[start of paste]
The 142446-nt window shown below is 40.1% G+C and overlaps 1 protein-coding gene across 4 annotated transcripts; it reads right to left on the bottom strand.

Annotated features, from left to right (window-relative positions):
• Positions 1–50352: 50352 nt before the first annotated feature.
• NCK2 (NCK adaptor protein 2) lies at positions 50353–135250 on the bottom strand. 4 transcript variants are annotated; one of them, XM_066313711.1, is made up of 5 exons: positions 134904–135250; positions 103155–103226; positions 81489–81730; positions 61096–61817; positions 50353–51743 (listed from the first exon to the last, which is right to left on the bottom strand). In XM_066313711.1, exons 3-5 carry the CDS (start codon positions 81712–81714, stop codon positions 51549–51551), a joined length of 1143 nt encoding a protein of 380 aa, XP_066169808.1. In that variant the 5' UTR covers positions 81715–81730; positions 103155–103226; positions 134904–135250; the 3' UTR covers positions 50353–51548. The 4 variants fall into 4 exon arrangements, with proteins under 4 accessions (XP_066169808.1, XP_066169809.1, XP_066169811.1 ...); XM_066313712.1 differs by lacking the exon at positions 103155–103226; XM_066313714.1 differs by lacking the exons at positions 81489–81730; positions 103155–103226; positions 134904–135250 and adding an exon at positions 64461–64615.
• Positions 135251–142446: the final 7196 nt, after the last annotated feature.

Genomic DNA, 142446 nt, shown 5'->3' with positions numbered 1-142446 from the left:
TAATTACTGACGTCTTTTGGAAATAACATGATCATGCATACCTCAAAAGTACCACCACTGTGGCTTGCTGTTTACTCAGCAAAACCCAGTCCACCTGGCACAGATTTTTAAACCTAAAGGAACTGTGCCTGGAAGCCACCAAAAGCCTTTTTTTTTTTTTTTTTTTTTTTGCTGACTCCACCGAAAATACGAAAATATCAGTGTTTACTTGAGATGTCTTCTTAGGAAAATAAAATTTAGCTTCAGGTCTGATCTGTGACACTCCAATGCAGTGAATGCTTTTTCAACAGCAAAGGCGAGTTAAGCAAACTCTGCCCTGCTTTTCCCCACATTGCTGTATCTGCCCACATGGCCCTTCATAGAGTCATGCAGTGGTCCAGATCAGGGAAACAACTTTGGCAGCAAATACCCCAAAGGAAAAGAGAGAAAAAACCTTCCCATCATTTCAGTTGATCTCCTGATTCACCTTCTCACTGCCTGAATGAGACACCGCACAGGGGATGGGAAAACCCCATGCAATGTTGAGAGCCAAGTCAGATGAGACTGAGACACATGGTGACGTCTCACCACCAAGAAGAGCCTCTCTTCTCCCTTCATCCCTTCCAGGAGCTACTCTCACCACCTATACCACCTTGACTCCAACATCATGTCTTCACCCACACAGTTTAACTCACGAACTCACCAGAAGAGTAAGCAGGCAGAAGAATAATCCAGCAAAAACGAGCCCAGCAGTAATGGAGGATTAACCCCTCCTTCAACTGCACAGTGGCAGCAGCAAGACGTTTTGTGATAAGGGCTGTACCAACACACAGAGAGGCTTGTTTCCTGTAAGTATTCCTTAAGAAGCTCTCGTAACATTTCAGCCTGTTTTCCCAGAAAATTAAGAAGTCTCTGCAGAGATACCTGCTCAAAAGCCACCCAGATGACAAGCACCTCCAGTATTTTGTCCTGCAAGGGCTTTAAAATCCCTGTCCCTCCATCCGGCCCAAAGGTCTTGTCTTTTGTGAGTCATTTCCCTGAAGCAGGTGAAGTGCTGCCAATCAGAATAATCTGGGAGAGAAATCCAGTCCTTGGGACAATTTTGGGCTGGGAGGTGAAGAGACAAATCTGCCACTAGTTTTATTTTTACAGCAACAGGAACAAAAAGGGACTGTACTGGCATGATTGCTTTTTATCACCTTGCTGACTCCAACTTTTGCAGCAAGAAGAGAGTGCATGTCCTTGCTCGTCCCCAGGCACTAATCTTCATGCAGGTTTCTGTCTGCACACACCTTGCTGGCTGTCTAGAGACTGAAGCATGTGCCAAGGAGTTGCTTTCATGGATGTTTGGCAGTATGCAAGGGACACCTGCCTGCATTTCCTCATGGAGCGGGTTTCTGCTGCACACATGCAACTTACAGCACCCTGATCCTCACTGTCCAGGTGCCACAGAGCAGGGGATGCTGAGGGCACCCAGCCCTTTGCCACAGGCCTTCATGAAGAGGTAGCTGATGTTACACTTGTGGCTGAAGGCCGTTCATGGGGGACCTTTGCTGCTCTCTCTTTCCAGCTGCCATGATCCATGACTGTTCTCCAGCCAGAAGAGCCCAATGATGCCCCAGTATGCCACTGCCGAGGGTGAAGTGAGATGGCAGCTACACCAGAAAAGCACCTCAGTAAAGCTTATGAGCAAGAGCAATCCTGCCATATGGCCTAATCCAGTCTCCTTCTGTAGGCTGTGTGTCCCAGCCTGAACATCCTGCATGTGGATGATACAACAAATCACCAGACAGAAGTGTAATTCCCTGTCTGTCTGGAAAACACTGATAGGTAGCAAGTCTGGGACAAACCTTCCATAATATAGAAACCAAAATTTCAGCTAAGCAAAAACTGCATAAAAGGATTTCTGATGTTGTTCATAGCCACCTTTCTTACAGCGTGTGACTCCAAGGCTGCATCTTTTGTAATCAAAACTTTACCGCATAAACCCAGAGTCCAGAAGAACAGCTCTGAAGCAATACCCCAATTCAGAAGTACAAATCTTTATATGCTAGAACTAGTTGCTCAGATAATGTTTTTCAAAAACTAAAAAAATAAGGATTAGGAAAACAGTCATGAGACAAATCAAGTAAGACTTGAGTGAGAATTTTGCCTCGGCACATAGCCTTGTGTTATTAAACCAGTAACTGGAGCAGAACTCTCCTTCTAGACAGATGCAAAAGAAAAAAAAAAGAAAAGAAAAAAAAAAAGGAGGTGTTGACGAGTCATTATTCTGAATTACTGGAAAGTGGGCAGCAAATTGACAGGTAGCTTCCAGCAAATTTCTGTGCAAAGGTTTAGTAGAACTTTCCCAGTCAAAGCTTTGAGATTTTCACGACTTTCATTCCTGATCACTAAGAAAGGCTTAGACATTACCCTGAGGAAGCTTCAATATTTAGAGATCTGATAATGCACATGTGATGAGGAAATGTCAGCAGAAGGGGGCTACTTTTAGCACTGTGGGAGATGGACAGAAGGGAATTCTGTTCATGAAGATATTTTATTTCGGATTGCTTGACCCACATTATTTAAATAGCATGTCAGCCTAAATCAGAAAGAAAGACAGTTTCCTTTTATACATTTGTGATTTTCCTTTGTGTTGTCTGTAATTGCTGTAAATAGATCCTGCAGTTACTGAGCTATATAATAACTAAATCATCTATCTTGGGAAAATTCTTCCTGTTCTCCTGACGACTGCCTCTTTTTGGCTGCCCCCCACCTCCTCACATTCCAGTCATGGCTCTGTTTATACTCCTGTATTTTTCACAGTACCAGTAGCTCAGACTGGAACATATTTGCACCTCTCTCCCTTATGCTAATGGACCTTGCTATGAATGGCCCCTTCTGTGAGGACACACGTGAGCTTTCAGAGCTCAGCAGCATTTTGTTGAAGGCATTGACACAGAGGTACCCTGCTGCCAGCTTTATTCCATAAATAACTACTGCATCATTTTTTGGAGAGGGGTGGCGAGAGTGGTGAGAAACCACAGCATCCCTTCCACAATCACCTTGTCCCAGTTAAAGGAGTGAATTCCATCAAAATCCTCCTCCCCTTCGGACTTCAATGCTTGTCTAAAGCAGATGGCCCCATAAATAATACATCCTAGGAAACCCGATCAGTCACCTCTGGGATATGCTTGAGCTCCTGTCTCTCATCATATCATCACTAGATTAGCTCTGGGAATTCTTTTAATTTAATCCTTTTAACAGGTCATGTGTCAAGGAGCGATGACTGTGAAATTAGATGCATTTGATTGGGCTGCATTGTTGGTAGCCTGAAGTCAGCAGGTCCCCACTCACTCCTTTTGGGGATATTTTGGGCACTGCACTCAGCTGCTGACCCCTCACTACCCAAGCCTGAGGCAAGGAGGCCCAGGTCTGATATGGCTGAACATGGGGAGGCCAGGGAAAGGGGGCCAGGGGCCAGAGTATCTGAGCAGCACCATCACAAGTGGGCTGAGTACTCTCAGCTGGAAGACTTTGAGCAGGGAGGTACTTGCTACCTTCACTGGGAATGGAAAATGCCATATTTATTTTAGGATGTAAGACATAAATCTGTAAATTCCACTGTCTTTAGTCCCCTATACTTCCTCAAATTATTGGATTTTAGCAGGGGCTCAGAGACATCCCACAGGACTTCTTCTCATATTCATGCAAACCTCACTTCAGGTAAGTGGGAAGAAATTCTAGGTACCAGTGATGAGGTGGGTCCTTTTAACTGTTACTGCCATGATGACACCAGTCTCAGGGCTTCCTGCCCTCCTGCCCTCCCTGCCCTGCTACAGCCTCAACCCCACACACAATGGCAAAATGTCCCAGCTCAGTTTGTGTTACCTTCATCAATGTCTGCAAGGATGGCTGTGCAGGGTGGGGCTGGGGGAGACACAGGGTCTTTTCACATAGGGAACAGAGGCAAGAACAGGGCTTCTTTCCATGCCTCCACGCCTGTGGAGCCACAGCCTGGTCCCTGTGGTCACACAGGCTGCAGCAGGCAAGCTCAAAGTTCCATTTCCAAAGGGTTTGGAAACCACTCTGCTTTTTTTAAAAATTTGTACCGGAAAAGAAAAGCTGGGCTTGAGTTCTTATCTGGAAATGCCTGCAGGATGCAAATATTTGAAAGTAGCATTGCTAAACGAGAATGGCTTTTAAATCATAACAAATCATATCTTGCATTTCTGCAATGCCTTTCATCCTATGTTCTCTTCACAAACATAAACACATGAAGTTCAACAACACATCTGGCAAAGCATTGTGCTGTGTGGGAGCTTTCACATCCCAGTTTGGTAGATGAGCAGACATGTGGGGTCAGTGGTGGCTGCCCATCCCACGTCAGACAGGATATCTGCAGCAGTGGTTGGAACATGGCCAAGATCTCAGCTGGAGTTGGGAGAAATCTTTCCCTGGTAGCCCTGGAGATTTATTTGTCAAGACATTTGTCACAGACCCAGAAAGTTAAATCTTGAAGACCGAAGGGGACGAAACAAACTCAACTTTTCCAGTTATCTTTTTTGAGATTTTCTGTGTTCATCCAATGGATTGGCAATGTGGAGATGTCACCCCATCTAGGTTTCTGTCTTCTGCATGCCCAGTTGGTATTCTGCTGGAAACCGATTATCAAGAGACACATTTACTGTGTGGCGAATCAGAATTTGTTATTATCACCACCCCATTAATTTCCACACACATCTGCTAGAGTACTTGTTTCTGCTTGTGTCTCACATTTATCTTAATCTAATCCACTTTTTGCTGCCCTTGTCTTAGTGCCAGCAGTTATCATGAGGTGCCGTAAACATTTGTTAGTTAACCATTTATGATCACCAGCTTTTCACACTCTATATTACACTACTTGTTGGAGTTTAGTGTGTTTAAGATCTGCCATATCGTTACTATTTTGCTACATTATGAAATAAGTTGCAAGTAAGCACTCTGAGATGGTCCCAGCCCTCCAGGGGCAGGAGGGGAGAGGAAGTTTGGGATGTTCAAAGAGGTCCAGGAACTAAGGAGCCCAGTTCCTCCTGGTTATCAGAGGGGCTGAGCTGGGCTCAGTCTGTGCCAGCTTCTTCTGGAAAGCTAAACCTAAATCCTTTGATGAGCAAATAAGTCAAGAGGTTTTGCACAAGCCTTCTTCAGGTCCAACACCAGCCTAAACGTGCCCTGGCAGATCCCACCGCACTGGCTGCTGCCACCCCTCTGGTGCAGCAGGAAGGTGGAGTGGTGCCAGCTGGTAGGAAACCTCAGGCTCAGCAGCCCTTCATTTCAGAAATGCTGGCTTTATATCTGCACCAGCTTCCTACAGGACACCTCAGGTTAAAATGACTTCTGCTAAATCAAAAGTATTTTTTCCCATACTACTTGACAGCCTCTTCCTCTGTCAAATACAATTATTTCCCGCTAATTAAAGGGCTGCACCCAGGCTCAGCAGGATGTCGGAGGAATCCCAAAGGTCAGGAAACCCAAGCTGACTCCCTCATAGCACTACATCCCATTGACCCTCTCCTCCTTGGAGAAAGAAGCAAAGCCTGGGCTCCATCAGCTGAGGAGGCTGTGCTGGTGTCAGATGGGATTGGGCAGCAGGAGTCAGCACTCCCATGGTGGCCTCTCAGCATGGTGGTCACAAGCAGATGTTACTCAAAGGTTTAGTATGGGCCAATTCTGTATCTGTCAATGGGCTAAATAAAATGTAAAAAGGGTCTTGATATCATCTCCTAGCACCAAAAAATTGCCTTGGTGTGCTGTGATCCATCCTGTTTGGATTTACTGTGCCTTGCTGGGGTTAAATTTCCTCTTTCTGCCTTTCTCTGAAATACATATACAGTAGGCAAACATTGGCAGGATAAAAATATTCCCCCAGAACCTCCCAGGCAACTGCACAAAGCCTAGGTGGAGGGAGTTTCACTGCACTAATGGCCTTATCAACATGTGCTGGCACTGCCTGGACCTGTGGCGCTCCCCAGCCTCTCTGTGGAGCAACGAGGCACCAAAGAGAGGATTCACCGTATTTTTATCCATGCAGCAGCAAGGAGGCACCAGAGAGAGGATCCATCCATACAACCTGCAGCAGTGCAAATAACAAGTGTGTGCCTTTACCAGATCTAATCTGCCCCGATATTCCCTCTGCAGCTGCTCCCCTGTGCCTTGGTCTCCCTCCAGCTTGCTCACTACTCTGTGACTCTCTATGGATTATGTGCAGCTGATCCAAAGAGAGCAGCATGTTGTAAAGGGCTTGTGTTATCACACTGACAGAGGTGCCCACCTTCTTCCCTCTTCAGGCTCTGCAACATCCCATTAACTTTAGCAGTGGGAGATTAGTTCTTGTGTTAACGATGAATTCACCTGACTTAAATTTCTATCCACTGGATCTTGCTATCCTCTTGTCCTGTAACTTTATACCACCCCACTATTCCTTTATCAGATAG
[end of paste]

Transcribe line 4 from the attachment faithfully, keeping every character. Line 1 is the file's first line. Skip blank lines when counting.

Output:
• NCK2 (NCK adaptor protein 2) lies at positions 50353–135250 on the bottom strand. 4 transcript variants are annotated; one of them, XM_066313711.1, is made up of 5 exons: positions 134904–135250; positions 103155–103226; positions 81489–81730; positions 61096–61817; positions 50353–51743 (listed from the first exon to the last, which is right to left on the bottom strand). In XM_066313711.1, exons 3-5 carry the CDS (start codon positions 81712–81714, stop codon positions 51549–51551), a joined length of 1143 nt encoding a protein of 380 aa, XP_066169808.1. In that variant the 5' UTR covers positions 81715–81730; positions 103155–103226; positions 134904–135250; the 3' UTR covers positions 50353–51548. The 4 variants fall into 4 exon arrangements, with proteins under 4 accessions (XP_066169808.1, XP_066169809.1, XP_066169811.1 ...); XM_066313712.1 differs by lacking the exon at positions 103155–103226; XM_066313714.1 differs by lacking the exons at positions 81489–81730; positions 103155–103226; positions 134904–135250 and adding an exon at positions 64461–64615.